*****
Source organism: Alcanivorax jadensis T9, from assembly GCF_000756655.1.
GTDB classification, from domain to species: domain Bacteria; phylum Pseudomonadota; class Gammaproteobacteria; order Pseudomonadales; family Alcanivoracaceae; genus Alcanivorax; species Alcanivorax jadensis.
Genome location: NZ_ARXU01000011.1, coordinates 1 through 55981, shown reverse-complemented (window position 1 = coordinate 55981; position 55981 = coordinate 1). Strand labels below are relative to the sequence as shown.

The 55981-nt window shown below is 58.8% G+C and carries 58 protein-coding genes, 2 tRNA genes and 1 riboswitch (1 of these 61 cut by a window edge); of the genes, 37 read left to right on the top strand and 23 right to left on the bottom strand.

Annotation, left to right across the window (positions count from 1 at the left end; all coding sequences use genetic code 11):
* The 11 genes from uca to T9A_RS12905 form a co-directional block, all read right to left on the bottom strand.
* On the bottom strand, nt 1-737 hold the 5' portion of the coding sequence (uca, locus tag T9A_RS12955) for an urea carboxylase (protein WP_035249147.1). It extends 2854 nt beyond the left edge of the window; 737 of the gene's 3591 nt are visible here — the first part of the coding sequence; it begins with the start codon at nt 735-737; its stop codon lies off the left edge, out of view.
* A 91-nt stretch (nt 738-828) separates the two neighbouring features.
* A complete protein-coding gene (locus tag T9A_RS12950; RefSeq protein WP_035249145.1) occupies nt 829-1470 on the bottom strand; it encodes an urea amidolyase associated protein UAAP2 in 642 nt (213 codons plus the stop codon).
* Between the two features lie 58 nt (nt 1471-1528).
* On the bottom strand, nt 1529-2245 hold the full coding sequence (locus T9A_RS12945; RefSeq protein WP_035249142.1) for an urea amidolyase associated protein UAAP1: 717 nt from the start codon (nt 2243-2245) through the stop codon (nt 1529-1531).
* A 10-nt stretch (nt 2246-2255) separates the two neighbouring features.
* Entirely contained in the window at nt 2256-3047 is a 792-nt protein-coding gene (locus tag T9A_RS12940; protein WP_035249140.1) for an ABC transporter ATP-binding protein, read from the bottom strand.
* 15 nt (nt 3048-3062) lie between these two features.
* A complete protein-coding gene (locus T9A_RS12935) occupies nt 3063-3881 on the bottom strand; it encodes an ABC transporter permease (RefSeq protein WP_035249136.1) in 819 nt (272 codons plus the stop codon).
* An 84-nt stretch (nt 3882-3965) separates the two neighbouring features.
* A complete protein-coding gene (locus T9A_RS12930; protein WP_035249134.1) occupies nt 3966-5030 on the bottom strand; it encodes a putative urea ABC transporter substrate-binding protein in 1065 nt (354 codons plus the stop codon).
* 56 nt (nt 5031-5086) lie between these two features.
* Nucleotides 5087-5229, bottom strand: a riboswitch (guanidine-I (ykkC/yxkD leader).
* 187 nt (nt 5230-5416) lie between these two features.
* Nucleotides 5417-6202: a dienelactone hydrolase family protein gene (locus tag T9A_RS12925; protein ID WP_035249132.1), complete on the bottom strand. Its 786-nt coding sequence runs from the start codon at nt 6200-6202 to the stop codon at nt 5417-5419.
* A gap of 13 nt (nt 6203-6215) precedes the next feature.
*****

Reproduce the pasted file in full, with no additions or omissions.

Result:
Source organism: Alcanivorax jadensis T9, from assembly GCF_000756655.1.
GTDB classification, from domain to species: domain Bacteria; phylum Pseudomonadota; class Gammaproteobacteria; order Pseudomonadales; family Alcanivoracaceae; genus Alcanivorax; species Alcanivorax jadensis.
Genome location: NZ_ARXU01000011.1, coordinates 1 through 55981, shown reverse-complemented (window position 1 = coordinate 55981; position 55981 = coordinate 1). Strand labels below are relative to the sequence as shown.

The 55981-nt window shown below is 58.8% G+C and carries 58 protein-coding genes, 2 tRNA genes and 1 riboswitch (1 of these 61 cut by a window edge); of the genes, 37 read left to right on the top strand and 23 right to left on the bottom strand.

Annotation, left to right across the window (positions count from 1 at the left end; all coding sequences use genetic code 11):
* The 11 genes from uca to T9A_RS12905 form a co-directional block, all read right to left on the bottom strand.
* On the bottom strand, nt 1-737 hold the 5' portion of the coding sequence (uca, locus tag T9A_RS12955) for an urea carboxylase (protein WP_035249147.1). It extends 2854 nt beyond the left edge of the window; 737 of the gene's 3591 nt are visible here — the first part of the coding sequence; it begins with the start codon at nt 735-737; its stop codon lies off the left edge, out of view.
* A 91-nt stretch (nt 738-828) separates the two neighbouring features.
* A complete protein-coding gene (locus tag T9A_RS12950; RefSeq protein WP_035249145.1) occupies nt 829-1470 on the bottom strand; it encodes an urea amidolyase associated protein UAAP2 in 642 nt (213 codons plus the stop codon).
* Between the two features lie 58 nt (nt 1471-1528).
* On the bottom strand, nt 1529-2245 hold the full coding sequence (locus T9A_RS12945; RefSeq protein WP_035249142.1) for an urea amidolyase associated protein UAAP1: 717 nt from the start codon (nt 2243-2245) through the stop codon (nt 1529-1531).
* A 10-nt stretch (nt 2246-2255) separates the two neighbouring features.
* Entirely contained in the window at nt 2256-3047 is a 792-nt protein-coding gene (locus tag T9A_RS12940; protein WP_035249140.1) for an ABC transporter ATP-binding protein, read from the bottom strand.
* 15 nt (nt 3048-3062) lie between these two features.
* A complete protein-coding gene (locus T9A_RS12935) occupies nt 3063-3881 on the bottom strand; it encodes an ABC transporter permease (RefSeq protein WP_035249136.1) in 819 nt (272 codons plus the stop codon).
* An 84-nt stretch (nt 3882-3965) separates the two neighbouring features.
* A complete protein-coding gene (locus T9A_RS12930; protein WP_035249134.1) occupies nt 3966-5030 on the bottom strand; it encodes a putative urea ABC transporter substrate-binding protein in 1065 nt (354 codons plus the stop codon).
* 56 nt (nt 5031-5086) lie between these two features.
* Nucleotides 5087-5229, bottom strand: a riboswitch (guanidine-I (ykkC/yxkD leader).
* 187 nt (nt 5230-5416) lie between these two features.
* Nucleotides 5417-6202: a dienelactone hydrolase family protein gene (locus tag T9A_RS12925; protein ID WP_035249132.1), complete on the bottom strand. Its 786-nt coding sequence runs from the start codon at nt 6200-6202 to the stop codon at nt 5417-5419.
* A gap of 13 nt (nt 6203-6215) precedes the next feature.